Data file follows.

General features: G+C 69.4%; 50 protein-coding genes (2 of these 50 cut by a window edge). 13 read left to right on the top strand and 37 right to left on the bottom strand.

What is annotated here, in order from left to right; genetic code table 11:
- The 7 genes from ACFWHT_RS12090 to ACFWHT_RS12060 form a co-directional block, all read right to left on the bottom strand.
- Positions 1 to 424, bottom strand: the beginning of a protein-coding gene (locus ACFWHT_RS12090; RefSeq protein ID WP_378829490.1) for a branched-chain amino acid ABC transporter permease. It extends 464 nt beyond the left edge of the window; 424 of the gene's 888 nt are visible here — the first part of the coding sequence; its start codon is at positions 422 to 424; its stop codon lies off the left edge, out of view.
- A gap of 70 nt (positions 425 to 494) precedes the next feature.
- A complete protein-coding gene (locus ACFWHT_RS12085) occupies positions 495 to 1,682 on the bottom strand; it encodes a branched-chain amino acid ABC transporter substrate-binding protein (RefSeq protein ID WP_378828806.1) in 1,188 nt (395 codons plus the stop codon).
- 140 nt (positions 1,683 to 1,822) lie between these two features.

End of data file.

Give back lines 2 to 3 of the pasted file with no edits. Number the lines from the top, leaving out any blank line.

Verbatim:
What is annotated here, in order from left to right; genetic code table 11:
- The 7 genes from ACFWHT_RS12090 to ACFWHT_RS12060 form a co-directional block, all read right to left on the bottom strand.